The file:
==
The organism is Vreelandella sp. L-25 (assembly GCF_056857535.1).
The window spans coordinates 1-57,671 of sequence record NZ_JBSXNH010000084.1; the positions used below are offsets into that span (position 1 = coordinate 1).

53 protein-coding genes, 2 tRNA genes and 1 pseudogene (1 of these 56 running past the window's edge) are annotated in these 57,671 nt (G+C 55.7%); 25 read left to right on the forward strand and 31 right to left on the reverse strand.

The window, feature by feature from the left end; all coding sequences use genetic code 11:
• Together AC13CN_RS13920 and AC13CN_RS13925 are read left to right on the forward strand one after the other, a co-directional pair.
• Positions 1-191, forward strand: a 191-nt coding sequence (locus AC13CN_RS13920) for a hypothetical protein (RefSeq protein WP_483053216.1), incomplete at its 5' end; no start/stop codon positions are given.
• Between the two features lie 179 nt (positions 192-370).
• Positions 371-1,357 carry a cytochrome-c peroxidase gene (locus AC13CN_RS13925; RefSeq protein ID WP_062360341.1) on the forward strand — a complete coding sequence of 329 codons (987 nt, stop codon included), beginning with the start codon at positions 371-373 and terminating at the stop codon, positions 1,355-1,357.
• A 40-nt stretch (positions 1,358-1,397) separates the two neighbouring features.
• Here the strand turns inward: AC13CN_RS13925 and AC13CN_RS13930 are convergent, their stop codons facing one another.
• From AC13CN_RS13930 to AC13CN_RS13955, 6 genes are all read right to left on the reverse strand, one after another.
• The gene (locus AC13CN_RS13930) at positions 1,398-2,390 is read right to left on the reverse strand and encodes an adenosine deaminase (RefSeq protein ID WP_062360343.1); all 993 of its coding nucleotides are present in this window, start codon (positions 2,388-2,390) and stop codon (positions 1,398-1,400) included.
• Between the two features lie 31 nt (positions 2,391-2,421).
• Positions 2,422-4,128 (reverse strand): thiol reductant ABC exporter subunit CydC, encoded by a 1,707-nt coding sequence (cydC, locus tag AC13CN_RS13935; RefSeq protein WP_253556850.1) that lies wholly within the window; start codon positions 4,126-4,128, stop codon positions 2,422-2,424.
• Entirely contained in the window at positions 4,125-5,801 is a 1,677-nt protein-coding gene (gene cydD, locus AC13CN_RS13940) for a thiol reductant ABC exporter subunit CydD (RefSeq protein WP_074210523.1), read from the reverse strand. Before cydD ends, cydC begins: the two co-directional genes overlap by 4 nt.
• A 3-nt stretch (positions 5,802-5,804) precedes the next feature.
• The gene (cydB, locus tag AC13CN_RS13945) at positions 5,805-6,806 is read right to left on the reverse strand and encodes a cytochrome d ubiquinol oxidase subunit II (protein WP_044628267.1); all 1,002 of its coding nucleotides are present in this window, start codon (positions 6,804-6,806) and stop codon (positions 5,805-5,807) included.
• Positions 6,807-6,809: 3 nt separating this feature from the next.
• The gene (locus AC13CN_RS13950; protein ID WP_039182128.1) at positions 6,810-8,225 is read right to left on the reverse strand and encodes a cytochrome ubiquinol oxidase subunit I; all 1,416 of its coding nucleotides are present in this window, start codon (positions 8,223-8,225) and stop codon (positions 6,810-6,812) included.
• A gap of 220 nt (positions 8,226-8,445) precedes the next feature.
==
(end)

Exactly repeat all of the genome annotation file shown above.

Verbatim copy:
The organism is Vreelandella sp. L-25 (assembly GCF_056857535.1).
The window spans coordinates 1-57,671 of sequence record NZ_JBSXNH010000084.1; the positions used below are offsets into that span (position 1 = coordinate 1).

53 protein-coding genes, 2 tRNA genes and 1 pseudogene (1 of these 56 running past the window's edge) are annotated in these 57,671 nt (G+C 55.7%); 25 read left to right on the forward strand and 31 right to left on the reverse strand.

The window, feature by feature from the left end; all coding sequences use genetic code 11:
• Together AC13CN_RS13920 and AC13CN_RS13925 are read left to right on the forward strand one after the other, a co-directional pair.
• Positions 1-191, forward strand: a 191-nt coding sequence (locus AC13CN_RS13920) for a hypothetical protein (RefSeq protein WP_483053216.1), incomplete at its 5' end; no start/stop codon positions are given.
• Between the two features lie 179 nt (positions 192-370).
• Positions 371-1,357 carry a cytochrome-c peroxidase gene (locus AC13CN_RS13925; RefSeq protein ID WP_062360341.1) on the forward strand — a complete coding sequence of 329 codons (987 nt, stop codon included), beginning with the start codon at positions 371-373 and terminating at the stop codon, positions 1,355-1,357.
• A 40-nt stretch (positions 1,358-1,397) separates the two neighbouring features.
• Here the strand turns inward: AC13CN_RS13925 and AC13CN_RS13930 are convergent, their stop codons facing one another.
• From AC13CN_RS13930 to AC13CN_RS13955, 6 genes are all read right to left on the reverse strand, one after another.
• The gene (locus AC13CN_RS13930) at positions 1,398-2,390 is read right to left on the reverse strand and encodes an adenosine deaminase (RefSeq protein ID WP_062360343.1); all 993 of its coding nucleotides are present in this window, start codon (positions 2,388-2,390) and stop codon (positions 1,398-1,400) included.
• Between the two features lie 31 nt (positions 2,391-2,421).
• Positions 2,422-4,128 (reverse strand): thiol reductant ABC exporter subunit CydC, encoded by a 1,707-nt coding sequence (cydC, locus tag AC13CN_RS13935; RefSeq protein WP_253556850.1) that lies wholly within the window; start codon positions 4,126-4,128, stop codon positions 2,422-2,424.
• Entirely contained in the window at positions 4,125-5,801 is a 1,677-nt protein-coding gene (gene cydD, locus AC13CN_RS13940) for a thiol reductant ABC exporter subunit CydD (RefSeq protein WP_074210523.1), read from the reverse strand. Before cydD ends, cydC begins: the two co-directional genes overlap by 4 nt.
• A 3-nt stretch (positions 5,802-5,804) precedes the next feature.
• The gene (cydB, locus tag AC13CN_RS13945) at positions 5,805-6,806 is read right to left on the reverse strand and encodes a cytochrome d ubiquinol oxidase subunit II (protein WP_044628267.1); all 1,002 of its coding nucleotides are present in this window, start codon (positions 6,804-6,806) and stop codon (positions 5,805-5,807) included.
• Positions 6,807-6,809: 3 nt separating this feature from the next.
• The gene (locus AC13CN_RS13950; protein ID WP_039182128.1) at positions 6,810-8,225 is read right to left on the reverse strand and encodes a cytochrome ubiquinol oxidase subunit I; all 1,416 of its coding nucleotides are present in this window, start codon (positions 8,223-8,225) and stop codon (positions 6,810-6,812) included.
• A gap of 220 nt (positions 8,226-8,445) precedes the next feature.